Syracuse University's Crouse College presents an interesting story in the history of women's education in America. Syracuse University, the home of America's first degree granting Fine Arts College, was founded in 1873, and consisted of two buildings. The Classes for the Fine Arts College were held in the Hall of Languages, where classroom space was so limited that the voice, piano, and organ students interfered with all other classwork. In 1878, University Trustee John Crouse and Chancellor Charles N. Sims were touring the campus, and as the two men approached the highest knoll on Campus, Crouse promised, "Save this hill for me and I will put a building on it, such as you will never regret having here!" Crouse's promises held strings, however. Mr. Crouse disapproved somewhat of Syracuse's coeducational practices, and "intended the building would be used mainly for the education of young women." The University had other plans. As stated in Syracuse's yearbook, the Onondagan "While the College (Crouse) will be called a "College for women," and will furnish special advantages for the higher education of that sex, it will be conducted in accordance with the principle of co-education of the sexes, a movement in which Syracuse has always been foremost. Thus no one will be debarred from the advantages it will offer." Syracuse University, founded by the Methodist Church, has been coeducational since its creation, and when Crouse College officially opened, The College of Fine Arts was firmly established within the building's beautiful interior.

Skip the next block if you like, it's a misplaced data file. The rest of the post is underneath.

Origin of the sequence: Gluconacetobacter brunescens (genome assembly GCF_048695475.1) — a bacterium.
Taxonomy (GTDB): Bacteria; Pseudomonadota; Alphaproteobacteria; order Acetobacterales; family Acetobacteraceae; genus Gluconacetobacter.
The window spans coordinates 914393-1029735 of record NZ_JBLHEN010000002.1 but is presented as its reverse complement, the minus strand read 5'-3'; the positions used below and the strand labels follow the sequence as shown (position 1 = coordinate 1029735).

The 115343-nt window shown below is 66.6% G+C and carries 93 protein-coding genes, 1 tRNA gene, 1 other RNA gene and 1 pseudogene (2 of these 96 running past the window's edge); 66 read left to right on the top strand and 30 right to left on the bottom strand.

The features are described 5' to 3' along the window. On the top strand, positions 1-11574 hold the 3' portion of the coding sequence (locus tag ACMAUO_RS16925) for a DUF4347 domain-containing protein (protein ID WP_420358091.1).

Photograph courtesy of Syracuse University.
Crouse College, c. 1890.
Photograph courtesy of the Syracuse University Archives.
Crouse College is located on the campus of Syracuse University. The grounds of Syracuse University and the Crouse College building are open to the public.
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